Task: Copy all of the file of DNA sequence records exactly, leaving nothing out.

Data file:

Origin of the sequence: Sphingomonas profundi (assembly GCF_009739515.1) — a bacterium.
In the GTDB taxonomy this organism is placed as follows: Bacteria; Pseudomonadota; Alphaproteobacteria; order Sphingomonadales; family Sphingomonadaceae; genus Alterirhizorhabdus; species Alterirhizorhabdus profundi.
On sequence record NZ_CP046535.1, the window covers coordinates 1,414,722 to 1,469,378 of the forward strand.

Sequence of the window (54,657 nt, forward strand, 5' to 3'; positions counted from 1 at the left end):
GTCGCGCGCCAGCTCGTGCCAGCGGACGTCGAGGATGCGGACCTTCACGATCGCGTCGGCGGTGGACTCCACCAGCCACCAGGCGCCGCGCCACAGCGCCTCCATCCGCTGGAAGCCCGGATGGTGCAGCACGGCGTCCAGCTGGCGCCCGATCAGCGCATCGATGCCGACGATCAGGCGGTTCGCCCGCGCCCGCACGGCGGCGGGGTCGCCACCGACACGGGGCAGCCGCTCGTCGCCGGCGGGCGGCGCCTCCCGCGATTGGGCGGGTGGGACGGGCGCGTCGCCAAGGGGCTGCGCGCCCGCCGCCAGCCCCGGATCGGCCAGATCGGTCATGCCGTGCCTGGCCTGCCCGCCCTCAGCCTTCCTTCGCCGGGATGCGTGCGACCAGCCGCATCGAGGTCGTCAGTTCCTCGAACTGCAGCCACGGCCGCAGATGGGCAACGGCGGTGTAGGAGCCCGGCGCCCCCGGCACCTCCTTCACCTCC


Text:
Origin of the sequence: Sphingomonas profundi (assembly GCF_009739515.1) — a bacterium.
In the GTDB taxonomy this organism is placed as follows: Bacteria; Pseudomonadota; Alphaproteobacteria; order Sphingomonadales; family Sphingomonadaceae; genus Alterirhizorhabdus; species Alterirhizorhabdus profundi.
On sequence record NZ_CP046535.1, the window covers coordinates 1,414,722 to 1,469,378 of the forward strand.

Sequence of the window (54,657 nt, forward strand, 5' to 3'; positions counted from 1 at the left end):
GTCGCGCGCCAGCTCGTGCCAGCGGACGTCGAGGATGCGGACCTTCACGATCGCGTCGGCGGTGGACTCCACCAGCCACCAGGCGCCGCGCCACAGCGCCTCCATCCGCTGGAAGCCCGGATGGTGCAGCACGGCGTCCAGCTGGCGCCCGATCAGCGCATCGATGCCGACGATCAGGCGGTTCGCCCGCGCCCGCACGGCGGCGGGGTCGCCACCGACACGGGGCAGCCGCTCGTCGCCGGCGGGCGGCGCCTCCCGCGATTGGGCGGGTGGGACGGGCGCGTCGCCAAGGGGCTGCGCGCCCGCCGCCAGCCCCGGATCGGCCAGATCGGTCATGCCGTGCCTGGCCTGCCCGCCCTCAGCCTTCCTTCGCCGGGATGCGTGCGACCAGCCGCATCGAGGTCGTCAGTTCCTCGAACTGCAGCCACGGCCGCAGATGGGCAACGGCGGTGTAGGAGCCCGGCGCCCCCGGCACCTCCTTCACCTCC